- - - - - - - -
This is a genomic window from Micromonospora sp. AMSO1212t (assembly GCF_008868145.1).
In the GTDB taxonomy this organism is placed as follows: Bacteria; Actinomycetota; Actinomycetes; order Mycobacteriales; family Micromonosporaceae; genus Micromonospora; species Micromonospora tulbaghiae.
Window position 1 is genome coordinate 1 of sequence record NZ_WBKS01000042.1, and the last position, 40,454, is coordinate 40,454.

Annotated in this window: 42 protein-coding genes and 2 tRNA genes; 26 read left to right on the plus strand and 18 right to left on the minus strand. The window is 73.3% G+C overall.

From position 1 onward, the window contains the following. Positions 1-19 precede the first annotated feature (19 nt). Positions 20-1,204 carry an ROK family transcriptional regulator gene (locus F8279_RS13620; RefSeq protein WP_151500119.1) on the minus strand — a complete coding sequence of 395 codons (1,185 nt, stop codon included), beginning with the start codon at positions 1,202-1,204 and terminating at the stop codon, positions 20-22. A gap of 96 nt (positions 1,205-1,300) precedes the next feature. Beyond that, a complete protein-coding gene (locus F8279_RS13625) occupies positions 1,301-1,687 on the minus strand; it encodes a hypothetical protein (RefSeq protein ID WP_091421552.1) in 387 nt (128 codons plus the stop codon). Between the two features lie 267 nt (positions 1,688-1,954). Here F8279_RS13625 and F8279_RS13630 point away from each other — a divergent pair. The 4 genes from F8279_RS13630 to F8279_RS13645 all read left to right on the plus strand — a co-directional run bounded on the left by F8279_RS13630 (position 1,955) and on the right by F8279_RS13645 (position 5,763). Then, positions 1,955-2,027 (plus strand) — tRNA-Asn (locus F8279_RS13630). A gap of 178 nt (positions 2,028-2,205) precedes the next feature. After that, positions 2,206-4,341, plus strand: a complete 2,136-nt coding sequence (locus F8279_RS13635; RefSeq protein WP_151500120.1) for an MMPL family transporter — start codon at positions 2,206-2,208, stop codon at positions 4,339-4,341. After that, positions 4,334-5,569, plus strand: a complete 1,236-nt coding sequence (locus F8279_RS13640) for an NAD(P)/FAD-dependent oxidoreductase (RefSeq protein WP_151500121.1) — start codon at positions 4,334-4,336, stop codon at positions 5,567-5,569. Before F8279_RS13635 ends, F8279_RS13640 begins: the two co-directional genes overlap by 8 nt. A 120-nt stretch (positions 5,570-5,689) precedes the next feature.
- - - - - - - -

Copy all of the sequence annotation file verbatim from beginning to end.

This is a genomic window from Micromonospora sp. AMSO1212t (assembly GCF_008868145.1).
In the GTDB taxonomy this organism is placed as follows: Bacteria; Actinomycetota; Actinomycetes; order Mycobacteriales; family Micromonosporaceae; genus Micromonospora; species Micromonospora tulbaghiae.
Window position 1 is genome coordinate 1 of sequence record NZ_WBKS01000042.1, and the last position, 40,454, is coordinate 40,454.

Annotated in this window: 42 protein-coding genes and 2 tRNA genes; 26 read left to right on the plus strand and 18 right to left on the minus strand. The window is 73.3% G+C overall.

From position 1 onward, the window contains the following. Positions 1-19 precede the first annotated feature (19 nt). Positions 20-1,204 carry an ROK family transcriptional regulator gene (locus F8279_RS13620; RefSeq protein WP_151500119.1) on the minus strand — a complete coding sequence of 395 codons (1,185 nt, stop codon included), beginning with the start codon at positions 1,202-1,204 and terminating at the stop codon, positions 20-22. A gap of 96 nt (positions 1,205-1,300) precedes the next feature. Beyond that, a complete protein-coding gene (locus F8279_RS13625) occupies positions 1,301-1,687 on the minus strand; it encodes a hypothetical protein (RefSeq protein ID WP_091421552.1) in 387 nt (128 codons plus the stop codon). Between the two features lie 267 nt (positions 1,688-1,954). Here F8279_RS13625 and F8279_RS13630 point away from each other — a divergent pair. The 4 genes from F8279_RS13630 to F8279_RS13645 all read left to right on the plus strand — a co-directional run bounded on the left by F8279_RS13630 (position 1,955) and on the right by F8279_RS13645 (position 5,763). Then, positions 1,955-2,027 (plus strand) — tRNA-Asn (locus F8279_RS13630). A gap of 178 nt (positions 2,028-2,205) precedes the next feature. After that, positions 2,206-4,341, plus strand: a complete 2,136-nt coding sequence (locus F8279_RS13635; RefSeq protein WP_151500120.1) for an MMPL family transporter — start codon at positions 2,206-2,208, stop codon at positions 4,339-4,341. After that, positions 4,334-5,569, plus strand: a complete 1,236-nt coding sequence (locus F8279_RS13640) for an NAD(P)/FAD-dependent oxidoreductase (RefSeq protein WP_151500121.1) — start codon at positions 4,334-4,336, stop codon at positions 5,567-5,569. Before F8279_RS13635 ends, F8279_RS13640 begins: the two co-directional genes overlap by 8 nt. A 120-nt stretch (positions 5,570-5,689) precedes the next feature.